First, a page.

Hannibal’s Oath: The Life and Wars of Rome’s Greatest Enemy
"Prevas intimately knows the battlefields, mountains, and rivers; he takes the reader on a sort of travelogue as well as telling a great immortal story."
Longer and more detailed works on Hannibal, the great enemy of Rome "possessed by the ghost of his father" have been published. His campaigns are the very definition of epic but it is a long story. Hannibal spent 15 years just campaigning in Italy.
This short work makes for entertaining, fast, thought provoking reading. Author John Prevas gives it a different more balanced account than most works. In Hannibal's Oath, the leaders of the corporate trading state theocracy of Carthage, for example, have rational reasons for ending its First Punic War.
As Prevas explains, Carthage had its fleet destroyed. Even had the 1,000 vessels reinforced General Hamilcar In Sicily, the future lay with Carthage's leaders "developing a land-based largely agricultural empire in North Africa." That leadership sought to end "a futile, costly, and indecisive conflict" with Rome "that had gone on for nearly a quarter of a century."
The Carthaginians paid dearly for this failed investment in war. Their mercenaries rebelled and "attacked the villas and plantations, pillaging, raping, and murdering rich and poor alike." Sicily and a huge indemnity were turned over to Rome, which also took Corsica and Sardinia.
Hamilcar, the general forced to surrender in Sicily, felt betrayed but even he had a vision of a new Carthaginian empire. He conquered "needed new areas of development." Spain, with its silver resources, alone could recoup the financial losses of the war. Even Carthage by itself proved wealthy enough to bounce back from each of its three defeats in wars with Rome.
The point of Hannibal's Oath is the obsession of Hamilcar with avenging the blatant aggression and deceit of the Romans. He made the family connections to gain permission for a new war with Rome with the dream that "he would reenact at Rome the destruction of Troy."
This Second Punic War was fought by Hannibal, Hamilcar's famous son. It was not wanted by either side. The fighting began with the long siege of Saguntum in Spain. There Hannibal would "kindle a massive configuration." The gold he took at his victory "bought the government and people of Carthage behind him."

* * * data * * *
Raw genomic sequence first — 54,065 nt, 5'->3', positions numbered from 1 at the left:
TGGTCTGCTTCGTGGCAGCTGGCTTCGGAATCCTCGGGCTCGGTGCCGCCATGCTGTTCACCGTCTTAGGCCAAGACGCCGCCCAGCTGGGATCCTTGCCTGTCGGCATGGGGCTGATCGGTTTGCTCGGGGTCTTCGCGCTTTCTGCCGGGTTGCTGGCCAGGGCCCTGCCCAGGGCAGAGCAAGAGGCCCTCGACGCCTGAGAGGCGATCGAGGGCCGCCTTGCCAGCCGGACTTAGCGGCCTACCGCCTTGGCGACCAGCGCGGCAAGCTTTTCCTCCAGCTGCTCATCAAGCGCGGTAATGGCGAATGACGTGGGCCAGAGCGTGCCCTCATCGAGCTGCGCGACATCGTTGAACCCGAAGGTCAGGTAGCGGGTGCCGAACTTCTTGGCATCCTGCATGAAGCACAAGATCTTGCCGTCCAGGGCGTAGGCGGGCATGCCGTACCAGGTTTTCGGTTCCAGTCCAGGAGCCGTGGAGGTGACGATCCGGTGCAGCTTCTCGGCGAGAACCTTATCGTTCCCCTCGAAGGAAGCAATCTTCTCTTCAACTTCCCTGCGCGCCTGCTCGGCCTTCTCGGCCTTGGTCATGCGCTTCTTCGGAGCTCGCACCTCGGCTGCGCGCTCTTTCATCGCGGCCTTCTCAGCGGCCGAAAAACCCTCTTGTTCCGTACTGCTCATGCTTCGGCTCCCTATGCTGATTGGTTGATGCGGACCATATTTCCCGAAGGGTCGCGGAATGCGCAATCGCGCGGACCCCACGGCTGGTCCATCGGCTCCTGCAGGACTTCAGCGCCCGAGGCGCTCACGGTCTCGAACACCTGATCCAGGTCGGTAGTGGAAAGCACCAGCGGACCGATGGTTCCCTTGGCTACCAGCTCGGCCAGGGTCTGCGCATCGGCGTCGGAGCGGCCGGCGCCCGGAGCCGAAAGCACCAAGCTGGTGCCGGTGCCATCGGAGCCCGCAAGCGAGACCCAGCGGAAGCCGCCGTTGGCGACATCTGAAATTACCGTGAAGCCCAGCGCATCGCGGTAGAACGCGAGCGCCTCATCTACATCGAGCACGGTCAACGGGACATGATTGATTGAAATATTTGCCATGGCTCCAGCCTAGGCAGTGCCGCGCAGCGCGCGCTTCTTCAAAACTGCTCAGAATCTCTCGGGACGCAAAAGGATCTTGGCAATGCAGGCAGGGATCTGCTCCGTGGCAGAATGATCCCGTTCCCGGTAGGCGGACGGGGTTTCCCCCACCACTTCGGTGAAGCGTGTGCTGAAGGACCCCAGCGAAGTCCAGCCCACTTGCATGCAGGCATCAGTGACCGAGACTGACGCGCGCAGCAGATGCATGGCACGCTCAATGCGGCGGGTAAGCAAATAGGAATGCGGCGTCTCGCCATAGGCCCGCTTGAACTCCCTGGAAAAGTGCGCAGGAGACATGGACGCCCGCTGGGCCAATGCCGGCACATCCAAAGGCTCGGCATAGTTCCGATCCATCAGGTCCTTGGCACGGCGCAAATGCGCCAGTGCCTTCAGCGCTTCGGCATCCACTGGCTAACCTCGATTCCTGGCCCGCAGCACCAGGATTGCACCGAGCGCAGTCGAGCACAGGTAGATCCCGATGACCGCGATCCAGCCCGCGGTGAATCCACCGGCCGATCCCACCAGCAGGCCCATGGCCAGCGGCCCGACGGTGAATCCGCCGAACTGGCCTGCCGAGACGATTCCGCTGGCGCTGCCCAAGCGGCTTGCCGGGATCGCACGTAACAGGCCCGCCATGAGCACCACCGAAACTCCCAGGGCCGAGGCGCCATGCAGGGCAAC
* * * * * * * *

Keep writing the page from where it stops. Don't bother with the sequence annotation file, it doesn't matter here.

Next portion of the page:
Then "Hannibal was ready to take his war to Italy," the author writes. He took five months to cross the Alps at a cost of half of his army in avalanche ambushes but at no loss of his elephants. Those casualties, however, "hobbled his army and perhaps even compromised his ability to defeat Rome in the end."
The author describes the legendary warrior as one who "always retained the initiative and would determine when, where, and how he would fight." He was trained in "politics and diplomacy." Hannibal "would inspire those he led by example" and won great victories with "his ability to think outside the confines of conventional strategy." Hannibal was also a soldier of his times; that is he was a brutal killer.
Almost 16 years later, however, Hannibal lost for the last time and at Zama near Carthage in North Africa. Long before then, "Hannibal lost his momentum and a slow hemorrhage set it." Prevas further wrote that "the Romans absorbed their losses, put more men the field, and continued to resist."
From the beginning, the Romans used their far greater resources, including ships, to defeat Carthage wherever Hannibal was not. The Republic, soon after to become the Roman Empire, defeated the son as it had the father "by the passing of time and the crunching of numbers."
Hannibal's Oath has a helpful chronology, glossary of characters, and detailed maps. The book, despite its size, covers much not discussed or missed elsewhere in other books, such as Hannibal's elephants in northern Italian battles and the unrelated (?) second Carthaginian invasion from Spain.
This work benefits as much from its author as its history. Prevas intimately knows the battlefields, mountains, and rivers; he takes the reader on a sort of travelogue as well as telling a great immortal story.